Technicians install solar panels in Liaocheng, Shandong province. China's Ministry of Commerce said on Thursday that it has launched anti-dumping and anti-subsidy investigations into imports of solar-grade polysilicon, a main material in solar panels, from the European Union. Zhang Zhenxiang / For China Daily
China announced on Thursday that it will begin an anti-dumping and anti-subsidy investigation into European imports of solar-grade polysilicon, an important component in solar cells.
The decision is expected to worsen China's trade row with the European Union, which is conducting a similar inquiry into Chinese solar products.
The Ministry of Commerce said in a statement that the latest investigation will be combined with one that started on July 20, also to look at polysilicon imports from the United States and South Korea.
The latest investigation comes as the most recent move in a series of trade disputes between China and its Western trading partners. The bones of contention have included automobiles, steel and rare-earth minerals.
The case was filed at a time that Chinese solar panel producers have struggled to keep going after the United States levied heavy duties on solar products from China in October. This year, the US Commerce Department announced penalties that included anti-dumping taxes levied at a rate of between 18 percent and 250 percent, hoping to offset the effects of Chinese firms' alleged unfair advantages.
The European Commission also started an anti-dumping investigation into Chinese solar products in September.
"There will be no winner in this trade row," said Meng Xiangan, deputy director of the China Renewable Energy Society. "Both sides will lose."
"The trade dispute is not a purely economic issue, but also has something to do with politics and national strategy. Western countries' investigations are aimed at containing China's rise, and China has to react."
The investigation will also look at the subsidies EU producers and exporters have been alleged to receive, as well as whatever damage protectionist policy may have caused Chinese companies. The findings will help the ministry "come to a just ruling according to the law".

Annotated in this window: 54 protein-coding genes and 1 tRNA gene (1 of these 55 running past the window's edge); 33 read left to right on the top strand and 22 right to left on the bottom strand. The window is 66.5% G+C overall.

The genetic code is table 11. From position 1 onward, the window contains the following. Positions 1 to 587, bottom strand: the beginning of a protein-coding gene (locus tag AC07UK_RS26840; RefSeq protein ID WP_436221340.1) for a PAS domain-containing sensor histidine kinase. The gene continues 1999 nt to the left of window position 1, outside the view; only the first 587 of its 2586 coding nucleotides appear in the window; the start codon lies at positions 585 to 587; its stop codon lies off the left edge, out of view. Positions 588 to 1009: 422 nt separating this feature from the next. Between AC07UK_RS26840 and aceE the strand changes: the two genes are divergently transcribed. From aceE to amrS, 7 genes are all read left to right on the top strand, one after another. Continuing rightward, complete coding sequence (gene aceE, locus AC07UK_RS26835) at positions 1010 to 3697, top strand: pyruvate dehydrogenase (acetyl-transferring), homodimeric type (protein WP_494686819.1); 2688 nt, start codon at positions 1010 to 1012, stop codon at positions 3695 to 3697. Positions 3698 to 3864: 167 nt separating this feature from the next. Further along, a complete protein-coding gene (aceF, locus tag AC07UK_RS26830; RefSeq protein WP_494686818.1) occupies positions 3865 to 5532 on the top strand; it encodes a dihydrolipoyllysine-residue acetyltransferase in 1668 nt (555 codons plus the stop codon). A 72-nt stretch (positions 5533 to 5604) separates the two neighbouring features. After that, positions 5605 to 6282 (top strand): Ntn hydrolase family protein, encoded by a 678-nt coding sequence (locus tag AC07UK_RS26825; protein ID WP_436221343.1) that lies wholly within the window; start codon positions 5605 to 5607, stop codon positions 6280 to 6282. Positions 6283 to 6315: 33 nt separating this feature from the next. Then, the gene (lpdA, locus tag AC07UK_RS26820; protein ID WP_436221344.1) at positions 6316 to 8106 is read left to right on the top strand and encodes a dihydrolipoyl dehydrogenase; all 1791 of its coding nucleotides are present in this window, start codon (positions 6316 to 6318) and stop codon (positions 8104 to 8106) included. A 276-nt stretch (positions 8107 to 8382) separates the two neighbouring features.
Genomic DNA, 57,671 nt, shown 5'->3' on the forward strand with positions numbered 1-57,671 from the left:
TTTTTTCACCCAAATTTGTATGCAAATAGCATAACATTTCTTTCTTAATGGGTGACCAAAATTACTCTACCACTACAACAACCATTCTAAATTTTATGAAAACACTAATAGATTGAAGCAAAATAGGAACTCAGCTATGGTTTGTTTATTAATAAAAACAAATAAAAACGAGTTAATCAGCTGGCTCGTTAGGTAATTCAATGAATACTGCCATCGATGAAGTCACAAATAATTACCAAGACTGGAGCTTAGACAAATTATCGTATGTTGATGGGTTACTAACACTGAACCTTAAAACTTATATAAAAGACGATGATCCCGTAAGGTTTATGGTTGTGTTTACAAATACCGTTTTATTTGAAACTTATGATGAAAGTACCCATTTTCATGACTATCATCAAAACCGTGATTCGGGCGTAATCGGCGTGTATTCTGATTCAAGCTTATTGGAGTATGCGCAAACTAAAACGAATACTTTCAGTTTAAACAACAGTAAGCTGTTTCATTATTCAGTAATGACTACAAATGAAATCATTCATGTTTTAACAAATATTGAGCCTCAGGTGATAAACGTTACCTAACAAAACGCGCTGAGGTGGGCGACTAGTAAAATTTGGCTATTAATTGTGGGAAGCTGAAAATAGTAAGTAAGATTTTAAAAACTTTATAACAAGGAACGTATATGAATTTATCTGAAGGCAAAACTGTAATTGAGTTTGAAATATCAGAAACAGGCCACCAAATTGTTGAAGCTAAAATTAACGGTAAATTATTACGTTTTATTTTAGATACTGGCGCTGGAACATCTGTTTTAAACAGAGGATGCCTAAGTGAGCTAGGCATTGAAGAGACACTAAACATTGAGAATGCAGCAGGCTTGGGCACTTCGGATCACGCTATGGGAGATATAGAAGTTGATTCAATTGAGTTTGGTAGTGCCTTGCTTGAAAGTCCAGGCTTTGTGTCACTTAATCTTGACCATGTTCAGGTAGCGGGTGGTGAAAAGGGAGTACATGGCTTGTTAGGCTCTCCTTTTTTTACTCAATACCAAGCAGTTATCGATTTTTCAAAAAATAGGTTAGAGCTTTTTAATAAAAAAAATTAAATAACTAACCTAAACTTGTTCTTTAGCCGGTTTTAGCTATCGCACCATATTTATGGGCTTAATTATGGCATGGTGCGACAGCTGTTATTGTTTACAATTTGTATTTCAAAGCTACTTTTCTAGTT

The investigations were launched in response to complaints by Chinese polysilicon producers. Among other things, the companies contended that EU firms had received German government subsidies and favorable loans from the European Investment Bank, a separate ministry statement said.
European companies that may have been affected by China's investigation, if they want to respond to the accusations leveled against them, must register with the Ministry of Commerce within the next 20 days and then report the value and quantity of the products they sold in China between July 1, 2011, and June 30, it said.
The ministry aims to complete the investigations in a year or, if unusual conditions arise, in 18 months at the most, it said.
The row in the solar sector between China and the European Union escalated after Brussels began an investigation in September into whether Chinese companies were selling panels in Europe for up to 80 percent below cost.
EU ProSun, the solar industry trade group that called on the EU to conduct an anti-dumping investigation, has also filed an official complaint with the European Commission, the EU's executive body, alleging that illegal subsidies had gone to Chinese firms.
Beijing reacted sharply to the EU investigation, warning that the placement of restrictions on Chinese solar battery products will serve no one's advantage.
More than 60 percent of China's $35.8 billion worth of solar product exports went to the EU last year, according to Chinese industry figures, and the country imported $7.5 billion worth of European solar equipment and raw materials.
According to customs statistics, China imported 64,496 metric tons of polysilicon during the first nine months of 2012, an amount up 32.86 percent up year-on-year. That was more polysilicon than China had imported in the entire previous year.
Germany, for its part, exported 16,047 tons of polysilicon to China in the first three quarters of 2012, when the material had an average price of $31.86 a kg.
The China Nonferrous Metal Industry Association estimated that China will produce 60,000 tons of polysilicon this year, an amount down 25 percent year-on-year. One reason cited for the expected decline is the competition the polysilicon industry faces from imports.
In contrast, China is forecast to import 85,000 tons of the material this year, an amount up 30 percent from last year. As much as 95 percent of those imports are to come from the US, South Korea and the EU, the association said.
Assuming polysilicon costs from $23 to $25 per kg, China's investigations will involve $2.1 billion worth of the material.
The association said only seven to eight Chinese polysilicon producers are now operating and most of them have stopped production.
Another polysilicon producer, which declined to provide his name, said the US and EU investigations have affected China's solar industry, forcing China to react to them. Asked if he thinks China's action will benefit his company, he said he can only wait and see.
"Most supply contracts are for the long term," he said. "So it may not have any immediate effects."
AFP contributed to this story.